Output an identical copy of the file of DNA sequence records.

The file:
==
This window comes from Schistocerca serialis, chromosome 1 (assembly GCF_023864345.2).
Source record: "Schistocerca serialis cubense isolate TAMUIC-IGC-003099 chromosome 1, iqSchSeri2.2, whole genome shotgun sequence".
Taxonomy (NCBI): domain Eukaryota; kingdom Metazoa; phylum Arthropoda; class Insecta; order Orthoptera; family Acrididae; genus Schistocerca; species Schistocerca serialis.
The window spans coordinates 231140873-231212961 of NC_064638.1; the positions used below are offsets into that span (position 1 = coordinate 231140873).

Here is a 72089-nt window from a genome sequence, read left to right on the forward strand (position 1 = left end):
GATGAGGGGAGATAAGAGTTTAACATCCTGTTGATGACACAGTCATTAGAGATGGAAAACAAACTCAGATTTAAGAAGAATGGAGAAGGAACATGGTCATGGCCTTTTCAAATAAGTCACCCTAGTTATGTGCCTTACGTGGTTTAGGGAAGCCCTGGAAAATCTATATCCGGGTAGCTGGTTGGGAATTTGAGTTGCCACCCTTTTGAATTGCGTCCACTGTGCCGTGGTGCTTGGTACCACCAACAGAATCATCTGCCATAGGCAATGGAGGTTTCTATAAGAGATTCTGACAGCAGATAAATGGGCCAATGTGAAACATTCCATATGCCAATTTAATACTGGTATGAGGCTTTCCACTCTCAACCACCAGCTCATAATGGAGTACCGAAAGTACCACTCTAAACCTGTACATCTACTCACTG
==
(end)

This window comes from Schistocerca serialis, chromosome 1 (assembly GCF_023864345.2).
Source record: "Schistocerca serialis cubense isolate TAMUIC-IGC-003099 chromosome 1, iqSchSeri2.2, whole genome shotgun sequence".
Taxonomy (NCBI): domain Eukaryota; kingdom Metazoa; phylum Arthropoda; class Insecta; order Orthoptera; family Acrididae; genus Schistocerca; species Schistocerca serialis.
The window spans coordinates 231140873-231212961 of NC_064638.1; the positions used below are offsets into that span (position 1 = coordinate 231140873).

Here is a 72089-nt window from a genome sequence, read left to right on the forward strand (position 1 = left end):
GATGAGGGGAGATAAGAGTTTAACATCCTGTTGATGACACAGTCATTAGAGATGGAAAACAAACTCAGATTTAAGAAGAATGGAGAAGGAACATGGTCATGGCCTTTTCAAATAAGTCACCCTAGTTATGTGCCTTACGTGGTTTAGGGAAGCCCTGGAAAATCTATATCCGGGTAGCTGGTTGGGAATTTGAGTTGCCACCCTTTTGAATTGCGTCCACTGTGCCGTGGTGCTTGGTACCACCAACAGAATCATCTGCCATAGGCAATGGAGGTTTCTATAAGAGATTCTGACAGCAGATAAATGGGCCAATGTGAAACATTCCATATGCCAATTTAATACTGGTATGAGGCTTTCCACTCTCAACCACCAGCTCATAATGGAGTACCGAAAGTACCACTCTAAACCTGTACATCTACTCACTG